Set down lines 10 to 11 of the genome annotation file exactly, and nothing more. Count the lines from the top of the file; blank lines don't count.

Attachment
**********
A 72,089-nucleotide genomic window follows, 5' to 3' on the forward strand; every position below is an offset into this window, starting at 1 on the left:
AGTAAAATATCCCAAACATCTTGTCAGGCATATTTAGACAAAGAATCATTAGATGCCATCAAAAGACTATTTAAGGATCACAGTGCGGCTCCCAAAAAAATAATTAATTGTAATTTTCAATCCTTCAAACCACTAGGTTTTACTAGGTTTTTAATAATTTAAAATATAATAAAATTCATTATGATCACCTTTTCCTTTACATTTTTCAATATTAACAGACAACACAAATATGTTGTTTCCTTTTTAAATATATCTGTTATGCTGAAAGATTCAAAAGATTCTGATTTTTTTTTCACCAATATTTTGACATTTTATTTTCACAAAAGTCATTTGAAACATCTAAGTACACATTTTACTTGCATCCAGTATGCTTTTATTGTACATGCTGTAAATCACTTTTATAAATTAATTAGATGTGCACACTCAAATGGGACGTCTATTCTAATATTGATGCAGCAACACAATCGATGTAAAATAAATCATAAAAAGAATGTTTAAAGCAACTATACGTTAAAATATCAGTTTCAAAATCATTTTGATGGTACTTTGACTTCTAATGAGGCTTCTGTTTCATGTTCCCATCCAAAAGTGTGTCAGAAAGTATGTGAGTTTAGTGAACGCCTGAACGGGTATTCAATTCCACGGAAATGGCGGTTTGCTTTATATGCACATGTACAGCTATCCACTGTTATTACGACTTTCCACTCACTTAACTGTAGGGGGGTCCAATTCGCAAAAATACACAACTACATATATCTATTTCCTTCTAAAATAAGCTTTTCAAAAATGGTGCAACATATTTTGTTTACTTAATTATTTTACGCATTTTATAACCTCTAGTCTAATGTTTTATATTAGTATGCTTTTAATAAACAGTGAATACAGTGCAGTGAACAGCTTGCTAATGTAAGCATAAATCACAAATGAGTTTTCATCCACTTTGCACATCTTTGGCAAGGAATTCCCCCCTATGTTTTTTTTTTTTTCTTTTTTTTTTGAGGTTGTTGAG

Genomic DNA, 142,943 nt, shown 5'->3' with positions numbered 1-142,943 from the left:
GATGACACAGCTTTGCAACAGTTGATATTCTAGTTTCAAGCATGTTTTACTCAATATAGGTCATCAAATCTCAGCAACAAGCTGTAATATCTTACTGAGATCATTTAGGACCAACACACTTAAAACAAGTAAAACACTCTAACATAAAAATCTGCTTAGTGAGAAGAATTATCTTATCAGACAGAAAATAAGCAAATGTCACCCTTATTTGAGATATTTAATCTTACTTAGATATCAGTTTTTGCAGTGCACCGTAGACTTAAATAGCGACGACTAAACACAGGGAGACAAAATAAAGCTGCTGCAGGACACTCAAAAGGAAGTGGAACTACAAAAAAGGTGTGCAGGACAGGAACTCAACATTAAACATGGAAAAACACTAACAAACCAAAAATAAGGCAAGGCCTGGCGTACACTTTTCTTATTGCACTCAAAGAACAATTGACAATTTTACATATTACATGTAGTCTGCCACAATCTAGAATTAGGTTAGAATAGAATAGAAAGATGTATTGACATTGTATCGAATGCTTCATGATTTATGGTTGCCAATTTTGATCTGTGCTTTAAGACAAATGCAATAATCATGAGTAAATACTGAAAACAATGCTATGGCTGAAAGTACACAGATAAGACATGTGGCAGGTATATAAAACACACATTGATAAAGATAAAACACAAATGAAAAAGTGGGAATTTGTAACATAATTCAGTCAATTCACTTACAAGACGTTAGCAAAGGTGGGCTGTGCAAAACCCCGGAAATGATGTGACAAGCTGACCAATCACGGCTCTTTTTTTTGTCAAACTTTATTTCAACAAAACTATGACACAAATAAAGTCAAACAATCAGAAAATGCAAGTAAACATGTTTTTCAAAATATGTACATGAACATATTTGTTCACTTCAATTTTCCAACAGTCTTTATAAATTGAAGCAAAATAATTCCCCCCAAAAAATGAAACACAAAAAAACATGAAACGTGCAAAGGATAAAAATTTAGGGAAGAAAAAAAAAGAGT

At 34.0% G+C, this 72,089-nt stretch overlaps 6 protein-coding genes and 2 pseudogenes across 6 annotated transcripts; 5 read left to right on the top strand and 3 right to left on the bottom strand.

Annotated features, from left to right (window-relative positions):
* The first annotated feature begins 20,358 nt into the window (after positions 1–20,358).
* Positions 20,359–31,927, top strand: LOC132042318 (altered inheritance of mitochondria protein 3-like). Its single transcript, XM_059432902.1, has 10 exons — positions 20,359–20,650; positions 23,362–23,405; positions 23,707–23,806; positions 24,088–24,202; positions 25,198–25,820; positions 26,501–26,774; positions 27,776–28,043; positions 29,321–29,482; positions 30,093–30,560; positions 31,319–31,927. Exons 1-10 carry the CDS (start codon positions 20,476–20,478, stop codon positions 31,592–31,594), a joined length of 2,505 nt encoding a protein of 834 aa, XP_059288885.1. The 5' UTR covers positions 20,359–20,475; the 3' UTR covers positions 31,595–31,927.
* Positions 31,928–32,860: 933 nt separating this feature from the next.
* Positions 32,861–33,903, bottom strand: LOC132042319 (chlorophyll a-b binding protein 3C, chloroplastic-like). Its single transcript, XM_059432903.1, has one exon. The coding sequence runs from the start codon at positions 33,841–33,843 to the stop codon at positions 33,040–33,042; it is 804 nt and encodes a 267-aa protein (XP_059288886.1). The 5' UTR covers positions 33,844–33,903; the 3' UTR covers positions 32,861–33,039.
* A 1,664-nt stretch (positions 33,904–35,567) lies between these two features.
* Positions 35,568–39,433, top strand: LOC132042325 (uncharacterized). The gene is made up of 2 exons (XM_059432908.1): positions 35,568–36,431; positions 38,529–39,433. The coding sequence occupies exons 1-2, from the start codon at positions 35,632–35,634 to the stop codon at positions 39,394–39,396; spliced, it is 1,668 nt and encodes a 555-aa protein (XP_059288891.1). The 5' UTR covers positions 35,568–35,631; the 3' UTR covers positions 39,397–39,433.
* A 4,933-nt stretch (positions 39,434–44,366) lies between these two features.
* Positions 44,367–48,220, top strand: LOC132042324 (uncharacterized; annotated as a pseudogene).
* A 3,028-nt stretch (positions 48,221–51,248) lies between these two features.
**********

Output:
* Positions 32,861–33,903, bottom strand: LOC132042319 (chlorophyll a-b binding protein 3C, chloroplastic-like). Its single transcript, XM_059432903.1, has one exon. The coding sequence runs from the start codon at positions 33,841–33,843 to the stop codon at positions 33,040–33,042; it is 804 nt and encodes a 267-aa protein (XP_059288886.1). The 5' UTR covers positions 33,844–33,903; the 3' UTR covers positions 32,861–33,039.
* A 1,664-nt stretch (positions 33,904–35,567) lies between these two features.